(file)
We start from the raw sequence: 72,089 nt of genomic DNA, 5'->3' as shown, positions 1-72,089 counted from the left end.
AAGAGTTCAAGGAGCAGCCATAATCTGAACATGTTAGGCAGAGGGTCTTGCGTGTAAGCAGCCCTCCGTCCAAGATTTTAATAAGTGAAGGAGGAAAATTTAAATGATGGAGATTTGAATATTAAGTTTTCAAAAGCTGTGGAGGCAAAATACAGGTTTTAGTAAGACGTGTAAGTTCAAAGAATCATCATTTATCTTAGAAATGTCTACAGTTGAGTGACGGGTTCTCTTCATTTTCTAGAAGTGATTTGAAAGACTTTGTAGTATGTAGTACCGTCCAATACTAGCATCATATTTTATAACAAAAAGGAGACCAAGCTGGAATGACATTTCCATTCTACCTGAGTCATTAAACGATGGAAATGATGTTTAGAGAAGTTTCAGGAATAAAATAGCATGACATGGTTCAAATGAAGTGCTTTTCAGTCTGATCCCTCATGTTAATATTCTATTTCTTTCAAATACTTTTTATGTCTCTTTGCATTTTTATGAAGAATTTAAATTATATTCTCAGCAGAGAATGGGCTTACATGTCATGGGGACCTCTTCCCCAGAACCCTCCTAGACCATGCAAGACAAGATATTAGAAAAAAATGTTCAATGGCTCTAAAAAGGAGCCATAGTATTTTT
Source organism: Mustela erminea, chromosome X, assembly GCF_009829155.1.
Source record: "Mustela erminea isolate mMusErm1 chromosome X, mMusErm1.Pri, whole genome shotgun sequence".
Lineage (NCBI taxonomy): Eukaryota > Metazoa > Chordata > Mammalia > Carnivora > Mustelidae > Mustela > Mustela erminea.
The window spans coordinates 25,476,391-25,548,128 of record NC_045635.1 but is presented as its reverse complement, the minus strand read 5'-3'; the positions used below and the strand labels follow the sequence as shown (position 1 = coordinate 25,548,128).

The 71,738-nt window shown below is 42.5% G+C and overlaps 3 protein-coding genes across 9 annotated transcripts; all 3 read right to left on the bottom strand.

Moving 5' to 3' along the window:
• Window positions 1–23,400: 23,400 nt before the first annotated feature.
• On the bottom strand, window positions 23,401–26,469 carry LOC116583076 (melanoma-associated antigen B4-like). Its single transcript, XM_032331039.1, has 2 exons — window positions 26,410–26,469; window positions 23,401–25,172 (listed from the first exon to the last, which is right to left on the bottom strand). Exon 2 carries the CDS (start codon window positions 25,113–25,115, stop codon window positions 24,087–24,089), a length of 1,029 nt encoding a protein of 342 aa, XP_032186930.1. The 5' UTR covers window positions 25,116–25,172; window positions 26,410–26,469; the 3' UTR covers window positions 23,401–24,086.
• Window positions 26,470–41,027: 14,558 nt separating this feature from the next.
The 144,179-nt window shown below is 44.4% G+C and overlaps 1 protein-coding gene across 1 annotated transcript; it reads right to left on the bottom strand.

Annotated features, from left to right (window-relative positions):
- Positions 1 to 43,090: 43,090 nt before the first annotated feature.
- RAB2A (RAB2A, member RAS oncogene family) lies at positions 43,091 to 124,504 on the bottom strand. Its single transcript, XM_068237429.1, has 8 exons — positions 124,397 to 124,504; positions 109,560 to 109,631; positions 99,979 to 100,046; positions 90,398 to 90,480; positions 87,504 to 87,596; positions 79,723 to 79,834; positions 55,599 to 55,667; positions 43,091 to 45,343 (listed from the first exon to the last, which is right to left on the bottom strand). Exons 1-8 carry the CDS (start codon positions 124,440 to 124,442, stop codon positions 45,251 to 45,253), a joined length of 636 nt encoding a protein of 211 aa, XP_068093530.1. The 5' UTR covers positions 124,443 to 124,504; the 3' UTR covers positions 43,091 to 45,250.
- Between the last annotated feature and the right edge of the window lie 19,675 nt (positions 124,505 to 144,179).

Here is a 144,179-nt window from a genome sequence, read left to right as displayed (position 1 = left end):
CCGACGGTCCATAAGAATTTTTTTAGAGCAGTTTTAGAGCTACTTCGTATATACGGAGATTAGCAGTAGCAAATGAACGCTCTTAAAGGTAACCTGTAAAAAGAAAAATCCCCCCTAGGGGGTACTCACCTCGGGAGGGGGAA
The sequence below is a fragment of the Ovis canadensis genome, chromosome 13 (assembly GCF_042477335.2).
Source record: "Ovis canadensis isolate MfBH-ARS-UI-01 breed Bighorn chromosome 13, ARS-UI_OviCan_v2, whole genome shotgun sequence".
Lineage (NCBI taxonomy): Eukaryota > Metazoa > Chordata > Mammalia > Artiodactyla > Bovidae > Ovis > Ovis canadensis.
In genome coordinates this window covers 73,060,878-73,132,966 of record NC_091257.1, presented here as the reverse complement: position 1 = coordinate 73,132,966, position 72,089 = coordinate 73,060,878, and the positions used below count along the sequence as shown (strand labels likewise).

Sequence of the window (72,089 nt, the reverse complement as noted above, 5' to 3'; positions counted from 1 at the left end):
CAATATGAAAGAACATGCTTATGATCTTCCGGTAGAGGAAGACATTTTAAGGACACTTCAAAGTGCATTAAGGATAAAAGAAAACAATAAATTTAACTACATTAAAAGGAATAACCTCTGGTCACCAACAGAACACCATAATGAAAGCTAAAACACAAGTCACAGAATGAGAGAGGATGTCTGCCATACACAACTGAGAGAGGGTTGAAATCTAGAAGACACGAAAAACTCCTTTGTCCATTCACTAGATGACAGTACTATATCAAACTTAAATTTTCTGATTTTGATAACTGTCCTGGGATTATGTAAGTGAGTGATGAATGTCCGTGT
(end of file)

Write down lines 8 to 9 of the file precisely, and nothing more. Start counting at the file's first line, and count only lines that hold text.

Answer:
Moving 5' to 3' along the window:
• Window positions 1–23,400: 23,400 nt before the first annotated feature.